Publisher: Edition Wilhelm Hansen
Poul Ruders (b. 1949) is one of the era’s most highly regarded composers for both the opera stage and the symphonic concert hall. His operas have been staged in Copenhagen, New York City, London, Toronto and Munich, and his orchestral music has been commissioned by orchestras including the Berlin Philharmonic, New York Philharmonic, and the BBC Symphony Orchestra.
Ruders lives a spartan life in the countryside of Denmark. The isolation has afforded him the opportunity to produce a deep and highly varied catalog which includes five operas, 45 symphonic works and concertos, and dozens of solo and chamber pieces. In July of 2019, Poul Ruders will celebrate his 70th birthday with the world premiere of his newest opera, The Thirteenth Child, staged by the Santa Fe Opera. In conjunction with the premiere, Bridge Records will release a studio recording of the two act ‘fairytale’ opera. Also on tap in 2019/2020/2021 are new productions by The Boston Lyric Opera, the San Francisco Opera and the Royal Danish Opera (Copenhagen) of Ruders's best known opera,The Handmaid's Tale, after the dystopian novel by Margaret Atwood.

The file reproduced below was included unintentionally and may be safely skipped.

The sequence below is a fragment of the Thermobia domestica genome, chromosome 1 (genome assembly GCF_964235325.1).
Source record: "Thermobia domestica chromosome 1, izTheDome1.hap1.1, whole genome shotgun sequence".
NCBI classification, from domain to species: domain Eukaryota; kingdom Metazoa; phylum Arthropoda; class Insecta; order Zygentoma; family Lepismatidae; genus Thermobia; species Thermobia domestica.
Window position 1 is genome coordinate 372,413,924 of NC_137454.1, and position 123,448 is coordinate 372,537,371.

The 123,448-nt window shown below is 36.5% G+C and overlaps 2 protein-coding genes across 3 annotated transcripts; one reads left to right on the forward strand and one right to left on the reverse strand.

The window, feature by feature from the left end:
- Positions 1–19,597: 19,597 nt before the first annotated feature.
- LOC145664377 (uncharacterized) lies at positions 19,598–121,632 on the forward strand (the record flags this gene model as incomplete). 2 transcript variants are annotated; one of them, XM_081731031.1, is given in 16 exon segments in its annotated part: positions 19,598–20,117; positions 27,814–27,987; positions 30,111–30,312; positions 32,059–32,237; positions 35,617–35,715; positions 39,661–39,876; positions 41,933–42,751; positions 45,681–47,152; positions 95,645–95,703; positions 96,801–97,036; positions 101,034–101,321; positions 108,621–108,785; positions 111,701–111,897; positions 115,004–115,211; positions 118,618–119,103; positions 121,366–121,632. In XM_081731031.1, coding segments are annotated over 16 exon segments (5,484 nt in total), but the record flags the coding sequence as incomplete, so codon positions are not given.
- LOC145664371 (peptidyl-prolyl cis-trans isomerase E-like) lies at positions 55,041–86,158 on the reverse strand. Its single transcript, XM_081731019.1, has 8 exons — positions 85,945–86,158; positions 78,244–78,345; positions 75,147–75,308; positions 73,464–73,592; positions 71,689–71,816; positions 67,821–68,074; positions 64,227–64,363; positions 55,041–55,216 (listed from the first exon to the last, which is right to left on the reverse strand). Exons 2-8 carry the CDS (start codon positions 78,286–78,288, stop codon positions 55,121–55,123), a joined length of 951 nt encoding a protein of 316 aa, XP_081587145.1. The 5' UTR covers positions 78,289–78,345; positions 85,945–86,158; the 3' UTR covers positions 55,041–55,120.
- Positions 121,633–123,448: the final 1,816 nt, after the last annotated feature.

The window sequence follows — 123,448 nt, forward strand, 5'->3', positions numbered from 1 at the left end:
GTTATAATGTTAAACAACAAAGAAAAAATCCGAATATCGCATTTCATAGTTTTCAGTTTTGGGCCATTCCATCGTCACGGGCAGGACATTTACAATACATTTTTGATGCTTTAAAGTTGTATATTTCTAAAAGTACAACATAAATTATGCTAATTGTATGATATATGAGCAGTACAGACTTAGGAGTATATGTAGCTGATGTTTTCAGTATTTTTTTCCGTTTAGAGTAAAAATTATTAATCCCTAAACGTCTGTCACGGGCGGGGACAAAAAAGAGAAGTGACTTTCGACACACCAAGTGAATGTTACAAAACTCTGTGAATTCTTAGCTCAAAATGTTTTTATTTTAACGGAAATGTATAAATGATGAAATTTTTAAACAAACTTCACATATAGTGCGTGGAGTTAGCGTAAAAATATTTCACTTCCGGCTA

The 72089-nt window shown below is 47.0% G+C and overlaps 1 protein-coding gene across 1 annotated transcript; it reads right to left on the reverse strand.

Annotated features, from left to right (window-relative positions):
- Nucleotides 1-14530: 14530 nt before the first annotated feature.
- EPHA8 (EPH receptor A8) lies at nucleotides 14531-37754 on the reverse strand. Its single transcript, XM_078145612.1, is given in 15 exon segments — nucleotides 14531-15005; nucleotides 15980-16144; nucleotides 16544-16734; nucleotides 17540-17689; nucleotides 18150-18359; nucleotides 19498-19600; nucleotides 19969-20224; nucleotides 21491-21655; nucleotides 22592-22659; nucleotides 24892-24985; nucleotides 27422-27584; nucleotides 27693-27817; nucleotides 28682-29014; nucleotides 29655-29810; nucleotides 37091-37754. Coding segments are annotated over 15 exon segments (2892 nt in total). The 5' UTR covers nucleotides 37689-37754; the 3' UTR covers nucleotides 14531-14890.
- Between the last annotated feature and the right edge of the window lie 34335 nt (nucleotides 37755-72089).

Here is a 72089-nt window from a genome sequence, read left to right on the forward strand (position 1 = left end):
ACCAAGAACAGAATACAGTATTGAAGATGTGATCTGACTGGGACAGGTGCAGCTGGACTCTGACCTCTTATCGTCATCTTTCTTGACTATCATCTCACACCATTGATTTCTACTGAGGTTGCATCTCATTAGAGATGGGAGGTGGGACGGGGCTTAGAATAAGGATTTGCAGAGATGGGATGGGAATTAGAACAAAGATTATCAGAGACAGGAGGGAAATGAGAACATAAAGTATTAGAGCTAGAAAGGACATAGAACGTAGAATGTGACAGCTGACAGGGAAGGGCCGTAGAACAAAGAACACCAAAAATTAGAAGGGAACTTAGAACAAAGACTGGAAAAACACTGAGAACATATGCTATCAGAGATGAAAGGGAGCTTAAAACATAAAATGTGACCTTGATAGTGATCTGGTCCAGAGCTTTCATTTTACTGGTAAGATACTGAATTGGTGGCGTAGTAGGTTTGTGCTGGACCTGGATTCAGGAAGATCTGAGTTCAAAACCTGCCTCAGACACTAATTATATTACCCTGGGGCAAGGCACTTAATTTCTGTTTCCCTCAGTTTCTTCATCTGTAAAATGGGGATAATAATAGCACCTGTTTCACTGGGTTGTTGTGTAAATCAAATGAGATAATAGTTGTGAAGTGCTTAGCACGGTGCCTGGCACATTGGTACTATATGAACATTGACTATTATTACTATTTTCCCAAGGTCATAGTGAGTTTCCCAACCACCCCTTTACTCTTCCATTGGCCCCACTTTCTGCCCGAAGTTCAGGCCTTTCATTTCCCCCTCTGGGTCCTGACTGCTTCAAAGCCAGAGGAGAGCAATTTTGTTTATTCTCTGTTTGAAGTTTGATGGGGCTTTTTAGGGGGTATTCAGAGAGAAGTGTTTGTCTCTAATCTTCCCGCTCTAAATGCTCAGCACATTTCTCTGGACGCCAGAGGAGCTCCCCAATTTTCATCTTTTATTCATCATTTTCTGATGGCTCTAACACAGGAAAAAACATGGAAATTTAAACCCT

The music of Poul Ruders has been well-documented by the record labels DaCapo (Denmark) and Bridge (USA), and is published by Edition Wilhelm Hansen, Copenhagen.
Writing about Ruders's latest opera production in the New York Times:
"Mr. Ruders is a prodigiously skilled and daringly imaginative craftsman, and "Kafka's Trial" is a brilliant achievement: a grotesquely comic, bitterly satirical and, ultimately, deeply moving work that hooks you for two onrushing and uninterrupted hours."
Writing about Ruders's opera "The Handmaid's Tale" in the Minnesota Opera production in USA Today:
"Thickly clouded, ominous harmonies give way to poignant minimalist tonality as Offred recalls her lost happiness with her lover and child from the Time Before. Terrifying orchestral swells segue into silence, while the tune of Amazing Grace is threaded through the score in distortions that musically mirror Gilead's own enforced perversion. Ruders' idiosyncratic style draws on many sources, not as a postmodern hodge-podge but as a refined technique to differentiate the story's psychological polarities."